In the case of the new varieties produced by irradiation, we do not know the underlying reasons for their Ug99 resistance. Do you think it is important that we know all of the details before putting it into agricultural production? For now, it’s enough for scientists to know that these new varieties are resistant, but you’d better believe they aren’t going to stop there. Of course, scientists will continue to look for new Ug99-resistant varieties, but I’m sure these lines in particular will be the focus of studies to dissect exactly how they are resistant. If scientists can understand the mechanism, it will be easier to translate this resistance into other wheat strains or cereal crops for which this kind of fungal pathogen is a problem.

What kinds of safety testing, if any, do you think is necessary? There is a high probability that the radiation-induced mutation resulted in the expression of an altered protein (which we don’t know). Mutant versions of proteins could be potential allergens or toxins. What about long-term effects on human health and the environment? Should we wait for a few more decades of testing on these varieties before putting them into agricultural production?

Full disclosure: I have not been able to determine what kinds of testing these new wheat varieties have undergone as far as safety is concerned. The articles that I have read have only focused on Ug99 resistance. Presumably, the yields are just as good or these lines would not have gotten to field trials. It is completely possible that some, all or none of these kinds of testing have been conducted on these varieties.

Finally, as an extreme viewpoint, are these new wheat varieties so completely unnatural that they don’t even have the right to exist? Should we just destroy them? Should African wheat breeders rely on conventional techniques only? Should we just learn to not eat wheat?

My main point in this series of questions is not really to justify GMOs or skate around the issue of their regulation. In the case of plant biotechnology, the science has far outpaced the ethics and legal system that should create boundaries for it. Also, at the same time there is a lot of money at stake because agriculture and the food industry are big business. While the science may seem more fluid, society certainly has a right to step in and draw arbitrary boundaries for ethics and legal purposes. The point is that we should be having these kinds of open discussions to create a better framework for regulation rather than relying on a retrofitted patchwork system that’s not really designed to deal with these new technologies.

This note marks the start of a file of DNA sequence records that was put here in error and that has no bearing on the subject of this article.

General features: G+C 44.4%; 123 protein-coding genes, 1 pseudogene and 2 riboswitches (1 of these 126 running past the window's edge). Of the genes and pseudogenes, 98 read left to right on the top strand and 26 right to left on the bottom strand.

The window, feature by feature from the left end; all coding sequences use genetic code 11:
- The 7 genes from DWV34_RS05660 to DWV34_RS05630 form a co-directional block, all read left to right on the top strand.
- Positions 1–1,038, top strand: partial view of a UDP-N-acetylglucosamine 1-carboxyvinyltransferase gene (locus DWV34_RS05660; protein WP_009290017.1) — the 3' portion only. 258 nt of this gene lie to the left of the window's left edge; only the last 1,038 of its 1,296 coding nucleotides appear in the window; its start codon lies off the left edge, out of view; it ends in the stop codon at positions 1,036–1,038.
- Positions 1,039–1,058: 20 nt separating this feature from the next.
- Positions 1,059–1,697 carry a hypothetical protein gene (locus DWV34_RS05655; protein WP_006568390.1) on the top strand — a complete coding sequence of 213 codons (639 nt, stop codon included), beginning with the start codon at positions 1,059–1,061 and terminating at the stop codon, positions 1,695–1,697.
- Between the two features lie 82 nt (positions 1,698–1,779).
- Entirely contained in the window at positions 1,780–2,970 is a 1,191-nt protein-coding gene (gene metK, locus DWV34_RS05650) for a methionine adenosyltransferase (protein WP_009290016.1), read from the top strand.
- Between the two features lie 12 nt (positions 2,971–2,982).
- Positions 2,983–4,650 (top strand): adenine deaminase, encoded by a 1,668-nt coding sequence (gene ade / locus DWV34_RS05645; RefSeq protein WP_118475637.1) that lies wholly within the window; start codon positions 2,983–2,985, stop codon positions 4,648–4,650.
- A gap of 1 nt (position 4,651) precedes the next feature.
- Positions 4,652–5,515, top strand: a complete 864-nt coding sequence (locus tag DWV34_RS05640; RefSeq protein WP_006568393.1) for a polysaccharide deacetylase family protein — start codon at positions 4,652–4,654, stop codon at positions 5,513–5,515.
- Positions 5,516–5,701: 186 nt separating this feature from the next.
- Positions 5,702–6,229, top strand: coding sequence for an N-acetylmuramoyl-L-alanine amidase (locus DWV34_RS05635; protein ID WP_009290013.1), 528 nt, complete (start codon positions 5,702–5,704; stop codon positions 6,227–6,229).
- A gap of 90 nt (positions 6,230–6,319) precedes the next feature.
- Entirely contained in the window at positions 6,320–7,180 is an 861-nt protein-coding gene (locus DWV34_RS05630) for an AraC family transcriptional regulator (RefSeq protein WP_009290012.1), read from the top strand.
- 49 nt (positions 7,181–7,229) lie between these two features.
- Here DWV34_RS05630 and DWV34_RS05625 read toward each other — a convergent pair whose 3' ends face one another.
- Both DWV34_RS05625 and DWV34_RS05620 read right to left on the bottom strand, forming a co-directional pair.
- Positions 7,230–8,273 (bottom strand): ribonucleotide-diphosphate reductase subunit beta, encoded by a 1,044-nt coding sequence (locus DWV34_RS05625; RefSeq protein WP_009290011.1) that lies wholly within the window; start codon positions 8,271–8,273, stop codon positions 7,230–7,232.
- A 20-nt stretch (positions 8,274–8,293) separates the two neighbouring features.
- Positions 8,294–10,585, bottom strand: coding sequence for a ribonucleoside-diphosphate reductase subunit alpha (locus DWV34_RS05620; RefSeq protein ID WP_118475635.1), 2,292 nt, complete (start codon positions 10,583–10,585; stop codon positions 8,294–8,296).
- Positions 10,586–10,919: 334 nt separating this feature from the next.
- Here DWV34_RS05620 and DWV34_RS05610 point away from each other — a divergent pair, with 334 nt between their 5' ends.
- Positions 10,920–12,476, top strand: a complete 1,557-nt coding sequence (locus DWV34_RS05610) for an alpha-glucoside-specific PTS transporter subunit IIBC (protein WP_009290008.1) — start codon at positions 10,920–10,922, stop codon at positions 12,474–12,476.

2 thoughts on “A nuclear weapon in the arsenal against plant pathogens

  1. Lkf

    Good questions. I disagree, however, that society has a right to make “arbitrary” boundaries. Choices should be made only after thoughtful study. There is too much at stake for the world’s food sources to be limited by rigid ideology.

    1. johnnaroose Post author

      Yes, but for legal purposes, there are lots of what I would call ‘arbitrary’ boundaries- even though they have some data to back them up. Things like age cut offs for sexual consent, draft age, drinking age, legal definitions of adult or child. There’s nothing particularly magical about any of these as precise boundaries for any individual, but over a population those limits make sense. Many things exist as a continuum, but lines have to be drawn for enforcement purposes. This is kind of the water we’ve waded into with a lot of modern biotechnology. One would hope that decisions would be made based on facts, but humans tend to have a lot of baggage when it comes to bias.